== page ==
Court enjoins Montana’s D&E abortion ban immediately after governor’s signature

Less than 48 hours after a law protecting preborn children from brutal D&E dismemberment abortion procedures was signed into law by Montana Governor Greg Gianforte, a district court judge has blocked it.

House Bill 7221 took effect immediately upon Gianforte’s signature Tuesday, and for the almost 48 hours it was in effect, it protected preborn children from D&E dismemberment abortions — the most commonly used abortion procedure in the second trimester. During a D&E abortion, the abortionist uses a clamp to tear the child’s arms and legs off before crushing her skull. It’s a violent process that has left abortion workers with nightmares.

Women who undergo the procedure are at increased risk of uterine perforation and infection. Second-trimester abortions are much more complicated than earlier abortions — and as the child develops, the risks to the mother increase. In June of 2020, Live Action News reported that one abortion business injured two women so horrifically during D&E abortions that the women were “mangled” and hospital staff that cared for them were traumatized. One woman had to have her bowel resected and the other received a hysterectomy. Parts of their babies were pushed through the holes created in the uterus by the abortion.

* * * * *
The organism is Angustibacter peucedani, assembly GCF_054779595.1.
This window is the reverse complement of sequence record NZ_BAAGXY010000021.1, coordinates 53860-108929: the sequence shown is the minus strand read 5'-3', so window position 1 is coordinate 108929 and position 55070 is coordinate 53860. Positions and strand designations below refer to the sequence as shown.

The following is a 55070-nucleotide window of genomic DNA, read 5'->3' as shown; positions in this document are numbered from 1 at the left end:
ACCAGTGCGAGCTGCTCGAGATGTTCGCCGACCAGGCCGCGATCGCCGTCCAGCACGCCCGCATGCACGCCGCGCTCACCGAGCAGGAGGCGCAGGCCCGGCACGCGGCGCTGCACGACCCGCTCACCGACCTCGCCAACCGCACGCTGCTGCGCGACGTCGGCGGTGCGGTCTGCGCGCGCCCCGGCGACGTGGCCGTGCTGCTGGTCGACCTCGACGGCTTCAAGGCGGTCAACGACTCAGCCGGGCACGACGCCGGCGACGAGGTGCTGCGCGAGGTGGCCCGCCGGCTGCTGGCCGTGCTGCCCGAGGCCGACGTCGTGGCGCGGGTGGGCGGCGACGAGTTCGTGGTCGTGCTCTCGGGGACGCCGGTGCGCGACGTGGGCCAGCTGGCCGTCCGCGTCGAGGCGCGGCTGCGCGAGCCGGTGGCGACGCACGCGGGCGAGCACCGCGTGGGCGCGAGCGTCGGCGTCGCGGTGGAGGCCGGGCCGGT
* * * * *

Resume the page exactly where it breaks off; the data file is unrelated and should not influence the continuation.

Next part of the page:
Gov. Gianforte said earlier in May that using this abortion procedure “for nontherapeutic or elective reasons is a barbaric practice, dangerous for the mother, and demeaning to the medical profession.”

“House Bill 721 makes clear that it has no place in Montana,” he said.

After the law went into effect on Tuesday, Planned Parenthood of Montana asked a state judge to temporarily block the law, calling the law a “grave threat to Montanans’ health and safety.” Planned Parenthood had previously attempted to block the law before it was even signed, but was prohibited by a judge who said the abortion giant acted prematurely.

Abortionists who broke the law would have faced a fine of up to $50,000 and imprisonment of five to 10 years.

The law will remain temporarily blocked as District Court Judge Mike Menahan hears oral arguments next week and the case plays out in court.

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